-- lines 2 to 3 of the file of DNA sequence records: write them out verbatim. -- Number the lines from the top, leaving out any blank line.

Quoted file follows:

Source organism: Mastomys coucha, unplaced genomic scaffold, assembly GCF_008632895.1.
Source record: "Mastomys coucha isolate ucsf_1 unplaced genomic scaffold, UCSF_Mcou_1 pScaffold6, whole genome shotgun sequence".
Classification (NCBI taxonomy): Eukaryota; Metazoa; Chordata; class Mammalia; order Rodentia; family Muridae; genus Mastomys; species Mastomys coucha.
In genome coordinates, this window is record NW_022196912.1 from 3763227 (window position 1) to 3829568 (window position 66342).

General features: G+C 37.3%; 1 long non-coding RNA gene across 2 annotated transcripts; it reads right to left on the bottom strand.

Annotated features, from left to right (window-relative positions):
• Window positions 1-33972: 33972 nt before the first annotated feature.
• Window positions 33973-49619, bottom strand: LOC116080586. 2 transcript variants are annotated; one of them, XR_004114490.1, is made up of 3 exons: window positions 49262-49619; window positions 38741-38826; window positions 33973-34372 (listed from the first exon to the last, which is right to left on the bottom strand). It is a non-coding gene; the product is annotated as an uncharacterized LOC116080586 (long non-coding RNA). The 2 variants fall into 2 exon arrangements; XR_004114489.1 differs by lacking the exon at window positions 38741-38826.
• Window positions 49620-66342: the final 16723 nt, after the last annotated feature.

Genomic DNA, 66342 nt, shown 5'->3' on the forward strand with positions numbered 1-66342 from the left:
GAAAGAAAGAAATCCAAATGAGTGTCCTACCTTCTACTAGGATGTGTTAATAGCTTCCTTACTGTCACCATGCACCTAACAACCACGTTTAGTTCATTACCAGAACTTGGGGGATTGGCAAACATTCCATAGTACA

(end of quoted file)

Source record: "Mastomys coucha isolate ucsf_1 unplaced genomic scaffold, UCSF_Mcou_1 pScaffold6, whole genome shotgun sequence".
Classification (NCBI taxonomy): Eukaryota; Metazoa; Chordata; class Mammalia; order Rodentia; family Muridae; genus Mastomys; species Mastomys coucha.